I dreamed of snow and ice-skating but did not understand that for ice to form, a person must endure consecutive days of bitter cold.  On New England lakes and ponds, there was no Zamboni machine to smooth the natural irregularities of a frozen body of water.  The ice accumulated and moved indiscriminately like a crack across a windshield.  But I had to try. Ice-skating and hockey looked so easy and I wanted to meet my Peggy Fleming on a frozen pond where we might waltz or tango and then spin around waiting until one of you fell to the ground and looked at the other and said, ” kiss me, you fool.”  I lacked the imagination to speculate what would happen much beyond this point.  I was ten.

My father bobbed and weaved with me like an outmatched prizefighter. Growing up in suburban Chicago and then discovering Eden at the University of California at Berkeley, my father vowed he would never return to the raw, sideways sleet and arctic winds that knifed across Lake Michigan. He had learned to skate, sled and survive in the snow but traded his Currier & Ives childhood for an aquamarine Christmas morning of 60 degrees and the rhythmic sway of palm trees.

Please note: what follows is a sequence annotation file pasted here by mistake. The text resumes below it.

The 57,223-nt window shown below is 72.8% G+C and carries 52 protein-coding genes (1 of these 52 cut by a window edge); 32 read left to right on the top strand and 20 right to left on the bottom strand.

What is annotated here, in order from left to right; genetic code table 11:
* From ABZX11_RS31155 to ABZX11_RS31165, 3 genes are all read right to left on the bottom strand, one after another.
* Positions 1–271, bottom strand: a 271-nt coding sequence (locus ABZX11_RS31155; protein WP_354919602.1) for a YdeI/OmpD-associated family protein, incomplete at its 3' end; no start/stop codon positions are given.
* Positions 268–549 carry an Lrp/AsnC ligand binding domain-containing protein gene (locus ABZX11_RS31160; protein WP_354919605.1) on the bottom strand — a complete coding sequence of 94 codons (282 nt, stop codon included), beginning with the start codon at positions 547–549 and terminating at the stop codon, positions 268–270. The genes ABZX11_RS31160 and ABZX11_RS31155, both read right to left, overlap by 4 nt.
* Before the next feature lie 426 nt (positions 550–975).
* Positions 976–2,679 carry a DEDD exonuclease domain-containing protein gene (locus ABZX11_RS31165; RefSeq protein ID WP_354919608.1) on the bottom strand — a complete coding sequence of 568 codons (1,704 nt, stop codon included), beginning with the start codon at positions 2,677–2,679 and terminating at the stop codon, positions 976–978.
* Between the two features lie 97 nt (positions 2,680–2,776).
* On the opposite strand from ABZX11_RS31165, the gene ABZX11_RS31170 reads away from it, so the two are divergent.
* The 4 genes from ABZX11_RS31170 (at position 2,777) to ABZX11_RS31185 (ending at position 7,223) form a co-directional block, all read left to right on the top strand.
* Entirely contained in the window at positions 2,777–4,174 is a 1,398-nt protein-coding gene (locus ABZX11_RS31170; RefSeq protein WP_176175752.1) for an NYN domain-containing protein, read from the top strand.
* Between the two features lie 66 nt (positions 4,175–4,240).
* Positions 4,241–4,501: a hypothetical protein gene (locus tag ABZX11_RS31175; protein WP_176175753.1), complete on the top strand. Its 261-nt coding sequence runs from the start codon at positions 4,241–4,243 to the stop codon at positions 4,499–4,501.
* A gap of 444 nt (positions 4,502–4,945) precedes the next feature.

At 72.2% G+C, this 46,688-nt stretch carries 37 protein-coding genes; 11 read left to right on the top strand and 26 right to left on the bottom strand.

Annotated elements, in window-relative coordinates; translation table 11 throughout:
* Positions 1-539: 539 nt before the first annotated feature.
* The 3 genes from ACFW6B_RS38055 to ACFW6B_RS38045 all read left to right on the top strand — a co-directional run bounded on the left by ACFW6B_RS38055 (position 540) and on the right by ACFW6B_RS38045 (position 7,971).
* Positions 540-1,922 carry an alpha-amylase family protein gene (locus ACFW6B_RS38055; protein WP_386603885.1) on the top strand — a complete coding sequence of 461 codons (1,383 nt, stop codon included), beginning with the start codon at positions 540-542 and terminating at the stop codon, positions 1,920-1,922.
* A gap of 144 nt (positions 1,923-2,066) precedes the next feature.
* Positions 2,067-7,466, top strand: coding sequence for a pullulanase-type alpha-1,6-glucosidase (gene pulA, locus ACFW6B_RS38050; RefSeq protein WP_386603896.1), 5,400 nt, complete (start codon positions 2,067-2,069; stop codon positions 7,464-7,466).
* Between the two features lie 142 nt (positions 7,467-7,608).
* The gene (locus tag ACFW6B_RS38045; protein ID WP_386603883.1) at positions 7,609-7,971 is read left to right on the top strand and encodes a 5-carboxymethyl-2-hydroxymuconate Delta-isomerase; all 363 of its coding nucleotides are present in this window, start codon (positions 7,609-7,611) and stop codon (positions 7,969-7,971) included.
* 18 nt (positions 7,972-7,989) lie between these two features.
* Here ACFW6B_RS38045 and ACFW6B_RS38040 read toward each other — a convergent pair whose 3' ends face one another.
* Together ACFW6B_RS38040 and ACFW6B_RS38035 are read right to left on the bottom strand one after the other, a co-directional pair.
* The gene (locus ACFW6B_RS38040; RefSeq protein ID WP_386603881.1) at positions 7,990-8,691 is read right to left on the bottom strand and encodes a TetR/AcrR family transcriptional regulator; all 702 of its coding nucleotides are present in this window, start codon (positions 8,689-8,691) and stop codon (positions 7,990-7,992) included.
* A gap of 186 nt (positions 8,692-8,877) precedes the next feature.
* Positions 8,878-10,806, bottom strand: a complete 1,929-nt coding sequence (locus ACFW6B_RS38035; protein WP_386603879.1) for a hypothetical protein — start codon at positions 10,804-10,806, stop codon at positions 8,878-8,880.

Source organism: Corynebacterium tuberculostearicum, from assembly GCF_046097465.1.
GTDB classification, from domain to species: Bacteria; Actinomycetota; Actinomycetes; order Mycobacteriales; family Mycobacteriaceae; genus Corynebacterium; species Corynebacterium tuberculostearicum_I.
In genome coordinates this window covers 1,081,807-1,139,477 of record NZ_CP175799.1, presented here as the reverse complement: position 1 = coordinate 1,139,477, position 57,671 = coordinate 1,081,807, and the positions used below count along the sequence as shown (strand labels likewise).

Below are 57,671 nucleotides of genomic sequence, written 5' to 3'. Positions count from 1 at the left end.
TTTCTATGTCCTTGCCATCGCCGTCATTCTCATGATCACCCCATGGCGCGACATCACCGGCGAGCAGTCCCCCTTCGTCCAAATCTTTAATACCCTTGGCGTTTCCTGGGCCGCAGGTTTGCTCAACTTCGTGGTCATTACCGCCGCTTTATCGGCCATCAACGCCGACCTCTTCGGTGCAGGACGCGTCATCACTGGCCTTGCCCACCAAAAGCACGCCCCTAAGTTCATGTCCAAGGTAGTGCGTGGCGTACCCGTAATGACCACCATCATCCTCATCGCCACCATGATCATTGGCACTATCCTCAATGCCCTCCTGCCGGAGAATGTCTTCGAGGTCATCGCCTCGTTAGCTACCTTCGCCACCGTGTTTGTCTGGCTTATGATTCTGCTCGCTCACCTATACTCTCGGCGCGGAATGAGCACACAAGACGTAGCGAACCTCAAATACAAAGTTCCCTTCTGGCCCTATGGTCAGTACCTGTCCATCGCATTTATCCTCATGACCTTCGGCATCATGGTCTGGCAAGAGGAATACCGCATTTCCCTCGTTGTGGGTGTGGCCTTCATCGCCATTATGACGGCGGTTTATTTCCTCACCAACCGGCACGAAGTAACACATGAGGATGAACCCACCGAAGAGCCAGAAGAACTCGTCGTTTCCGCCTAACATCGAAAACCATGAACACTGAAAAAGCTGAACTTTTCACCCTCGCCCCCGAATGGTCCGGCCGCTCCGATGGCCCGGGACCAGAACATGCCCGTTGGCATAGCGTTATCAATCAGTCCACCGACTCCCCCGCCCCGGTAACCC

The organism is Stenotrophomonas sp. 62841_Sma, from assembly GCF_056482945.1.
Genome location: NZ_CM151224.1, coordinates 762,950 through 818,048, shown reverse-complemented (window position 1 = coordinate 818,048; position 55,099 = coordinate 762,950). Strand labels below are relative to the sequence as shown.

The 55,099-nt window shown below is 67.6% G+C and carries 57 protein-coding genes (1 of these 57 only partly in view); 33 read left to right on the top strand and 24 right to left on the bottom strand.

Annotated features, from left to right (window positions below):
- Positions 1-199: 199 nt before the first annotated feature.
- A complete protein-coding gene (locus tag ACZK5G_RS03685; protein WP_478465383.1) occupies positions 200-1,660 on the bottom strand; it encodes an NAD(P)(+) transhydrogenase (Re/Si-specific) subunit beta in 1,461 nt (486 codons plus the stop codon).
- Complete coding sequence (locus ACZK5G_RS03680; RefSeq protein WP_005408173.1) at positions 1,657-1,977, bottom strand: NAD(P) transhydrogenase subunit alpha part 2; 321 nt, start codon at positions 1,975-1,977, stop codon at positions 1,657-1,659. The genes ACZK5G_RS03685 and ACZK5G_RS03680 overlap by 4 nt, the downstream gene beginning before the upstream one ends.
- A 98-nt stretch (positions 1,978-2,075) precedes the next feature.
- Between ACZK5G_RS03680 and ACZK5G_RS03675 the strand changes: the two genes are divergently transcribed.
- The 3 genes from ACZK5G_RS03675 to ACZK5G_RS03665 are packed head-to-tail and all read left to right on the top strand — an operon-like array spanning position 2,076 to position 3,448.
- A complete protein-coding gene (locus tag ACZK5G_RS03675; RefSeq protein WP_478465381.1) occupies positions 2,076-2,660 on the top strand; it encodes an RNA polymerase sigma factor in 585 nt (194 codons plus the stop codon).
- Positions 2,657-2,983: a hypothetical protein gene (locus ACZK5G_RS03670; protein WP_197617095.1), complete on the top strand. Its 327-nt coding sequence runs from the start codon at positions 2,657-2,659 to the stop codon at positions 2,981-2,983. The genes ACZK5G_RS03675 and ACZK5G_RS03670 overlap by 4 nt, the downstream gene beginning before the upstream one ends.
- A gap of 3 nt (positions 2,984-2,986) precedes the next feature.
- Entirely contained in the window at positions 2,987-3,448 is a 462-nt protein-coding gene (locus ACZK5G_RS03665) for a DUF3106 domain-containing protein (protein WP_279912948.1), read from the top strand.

I kept chipping away at his paternal guilt and finally convinced him that my inability to skate would one day keep me from getting into a good college.  He was about to say “ no” for the thirtieth time, when he got a wry smile across his face and said, “ Sure”. I will never forget his mischievous smile. He confessed that his aversion to snow had perhaps unfairly denied his sons the ability to attempt a triple axle.  In what we thought was a rare fit of nostalgia, he drove us to a suburban ice rink on Christmas Eve to “learn” to ice skate

The excitement was palpable as I laced my razor–edged rockets and ran my finger along the dull but intimidating blade that ran from the toe to heel. I was mentally already on the ice – a goon in search of mayhem and perhaps a six –year-old that I could check into the boards.   I got up to try to walk in the skates and my ankles buckled.  I fell to one knee and hit the ground hard. My eyes watered but I did not cry.